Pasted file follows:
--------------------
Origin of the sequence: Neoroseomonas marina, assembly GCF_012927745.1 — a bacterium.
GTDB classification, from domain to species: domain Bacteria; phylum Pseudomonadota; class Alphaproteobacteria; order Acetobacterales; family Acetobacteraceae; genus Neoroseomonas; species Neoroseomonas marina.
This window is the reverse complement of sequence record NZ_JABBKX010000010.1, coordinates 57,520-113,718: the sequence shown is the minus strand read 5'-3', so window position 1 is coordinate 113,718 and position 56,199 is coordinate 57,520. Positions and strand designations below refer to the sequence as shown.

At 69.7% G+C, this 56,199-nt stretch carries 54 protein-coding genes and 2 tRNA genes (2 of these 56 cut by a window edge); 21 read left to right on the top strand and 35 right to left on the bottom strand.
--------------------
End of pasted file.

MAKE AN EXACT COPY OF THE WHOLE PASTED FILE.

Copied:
Origin of the sequence: Neoroseomonas marina, assembly GCF_012927745.1 — a bacterium.
GTDB classification, from domain to species: domain Bacteria; phylum Pseudomonadota; class Alphaproteobacteria; order Acetobacterales; family Acetobacteraceae; genus Neoroseomonas; species Neoroseomonas marina.
This window is the reverse complement of sequence record NZ_JABBKX010000010.1, coordinates 57,520-113,718: the sequence shown is the minus strand read 5'-3', so window position 1 is coordinate 113,718 and position 56,199 is coordinate 57,520. Positions and strand designations below refer to the sequence as shown.

At 69.7% G+C, this 56,199-nt stretch carries 54 protein-coding genes and 2 tRNA genes (2 of these 56 cut by a window edge); 21 read left to right on the top strand and 35 right to left on the bottom strand.